There is a general perception in middle-income countries that lead-free paint is very expensive and doesn’t perform well, yet the price of organic pigments has come down significantly in the last decade. Hiding power is another key contributor to the cost of a coating. If formulated with organic pigments only, a yellow coating would require 200-250 µm of dry film thickness. However, if this paint is applied on a white primer, 20 µm are enough! Many paint applications require a primer anyway, for corrosion protection, adhesion promotion or surface smoothing, but typically such primers are dark grey or red. Why not re-formulate the primer color to synergize with the topcoat? These are the kinds of innovations we are promoting.

What are some of the lessons that you would like to share from your role facilitating the transition of SME work?

A key lesson for me is that without legislation to phase out lead in paint, the shift to sustainable solutions is occurring at a very low pace, regardless of our efforts. An unregulated market favors the avoiders and exploiters, but not the innovators and caretakers. As long as damage to people’s health and the environment are not part of the equation, legislation must set the course of the market with SMEs supported in the transition ahead.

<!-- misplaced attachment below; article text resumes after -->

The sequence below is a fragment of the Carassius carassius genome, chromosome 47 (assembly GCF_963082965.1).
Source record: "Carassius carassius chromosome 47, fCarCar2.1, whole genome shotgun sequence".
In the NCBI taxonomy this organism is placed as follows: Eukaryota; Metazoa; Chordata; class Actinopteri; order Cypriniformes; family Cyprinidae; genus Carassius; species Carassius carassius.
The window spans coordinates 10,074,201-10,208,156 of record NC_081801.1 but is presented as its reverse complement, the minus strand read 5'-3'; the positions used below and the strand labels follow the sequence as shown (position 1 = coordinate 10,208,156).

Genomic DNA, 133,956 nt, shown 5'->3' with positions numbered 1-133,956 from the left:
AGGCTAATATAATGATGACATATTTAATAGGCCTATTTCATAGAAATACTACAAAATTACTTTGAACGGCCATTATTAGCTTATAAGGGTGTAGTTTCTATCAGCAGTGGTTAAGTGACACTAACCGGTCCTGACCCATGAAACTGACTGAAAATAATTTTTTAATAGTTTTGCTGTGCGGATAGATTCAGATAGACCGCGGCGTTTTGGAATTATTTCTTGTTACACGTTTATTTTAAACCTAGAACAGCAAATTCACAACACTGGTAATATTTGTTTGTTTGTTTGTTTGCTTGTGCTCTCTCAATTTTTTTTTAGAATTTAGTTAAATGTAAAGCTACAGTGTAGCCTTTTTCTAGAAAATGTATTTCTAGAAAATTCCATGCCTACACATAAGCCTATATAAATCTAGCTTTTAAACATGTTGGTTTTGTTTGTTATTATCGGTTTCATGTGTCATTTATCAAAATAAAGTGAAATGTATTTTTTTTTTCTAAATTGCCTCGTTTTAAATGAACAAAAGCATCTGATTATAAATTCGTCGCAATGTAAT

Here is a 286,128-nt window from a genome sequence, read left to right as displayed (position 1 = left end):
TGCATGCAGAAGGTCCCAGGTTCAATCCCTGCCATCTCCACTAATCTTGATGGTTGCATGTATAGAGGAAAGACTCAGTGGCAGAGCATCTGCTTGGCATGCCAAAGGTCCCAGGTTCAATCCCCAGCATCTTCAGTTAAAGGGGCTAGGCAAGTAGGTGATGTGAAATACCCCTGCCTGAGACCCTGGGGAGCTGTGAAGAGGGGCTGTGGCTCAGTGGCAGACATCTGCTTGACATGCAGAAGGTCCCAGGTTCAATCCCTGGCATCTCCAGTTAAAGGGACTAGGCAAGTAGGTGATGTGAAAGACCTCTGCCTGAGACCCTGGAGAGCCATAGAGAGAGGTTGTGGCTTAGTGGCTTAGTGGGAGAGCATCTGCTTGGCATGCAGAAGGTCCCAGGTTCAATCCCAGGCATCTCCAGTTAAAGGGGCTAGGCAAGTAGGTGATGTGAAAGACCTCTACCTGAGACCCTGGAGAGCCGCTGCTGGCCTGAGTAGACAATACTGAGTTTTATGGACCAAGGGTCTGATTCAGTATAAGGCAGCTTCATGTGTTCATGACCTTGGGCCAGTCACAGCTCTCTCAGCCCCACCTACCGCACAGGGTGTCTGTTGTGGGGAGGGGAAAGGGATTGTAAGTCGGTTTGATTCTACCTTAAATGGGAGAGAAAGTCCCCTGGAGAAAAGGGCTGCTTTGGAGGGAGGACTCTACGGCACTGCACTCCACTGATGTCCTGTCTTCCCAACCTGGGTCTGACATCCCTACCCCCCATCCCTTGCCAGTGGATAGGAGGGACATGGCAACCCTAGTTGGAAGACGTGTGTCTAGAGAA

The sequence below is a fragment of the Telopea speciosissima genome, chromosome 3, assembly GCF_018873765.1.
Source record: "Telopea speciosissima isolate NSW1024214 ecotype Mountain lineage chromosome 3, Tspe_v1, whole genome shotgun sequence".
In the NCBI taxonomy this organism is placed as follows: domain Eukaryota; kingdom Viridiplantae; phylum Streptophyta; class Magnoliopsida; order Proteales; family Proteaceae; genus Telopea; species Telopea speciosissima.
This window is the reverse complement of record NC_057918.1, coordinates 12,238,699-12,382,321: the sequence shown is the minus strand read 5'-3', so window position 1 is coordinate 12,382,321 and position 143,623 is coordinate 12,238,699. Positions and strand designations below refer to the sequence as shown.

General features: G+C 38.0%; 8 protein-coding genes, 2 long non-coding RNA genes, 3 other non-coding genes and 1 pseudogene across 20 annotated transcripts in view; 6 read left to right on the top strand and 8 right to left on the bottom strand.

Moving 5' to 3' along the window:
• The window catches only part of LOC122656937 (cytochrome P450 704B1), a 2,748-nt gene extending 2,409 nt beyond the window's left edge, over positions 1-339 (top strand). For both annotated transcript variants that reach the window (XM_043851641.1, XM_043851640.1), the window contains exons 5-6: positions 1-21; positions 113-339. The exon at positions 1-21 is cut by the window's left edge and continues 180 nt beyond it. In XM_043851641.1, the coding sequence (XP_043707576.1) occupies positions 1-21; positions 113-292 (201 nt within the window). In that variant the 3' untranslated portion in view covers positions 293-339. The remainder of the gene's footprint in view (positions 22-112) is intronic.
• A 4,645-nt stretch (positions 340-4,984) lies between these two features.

In your opinion, what else needs to be done in the near term to scale up the current work that is being done through the SAICM project? Could the private sector play a bigger role?

In the 1970s, German Post changed its fleet color to a noticeably duller yellow shade in order to get rid of lead-based pigments while maintaining the hiding power of the paint. Today, such a step wouldn’t be necessary, but it shows that sometimes it is better to take a small step back in order to prepare for a big leap. This is an issue of mindset, and this can be addressed by proper promotional campaigns and the involvement of all relevant stakeholders (authorities, industry, NGOs). With regards to regulatory action, there is a need to keep “hammering the message” and actively engaging with the relevant governments to push for the phase out of lead in paint, demonstrating both the sustainability benefits and the existence of available alternatives in the market. Clariant is convinced that active engagement in public policy dialogue is key. When it comes to supporting SMEs, national paint innovation awards could help to start a domestic race for lead replacement, future-proofing local markets and facilitating the emergence of “national sustainability heroes”!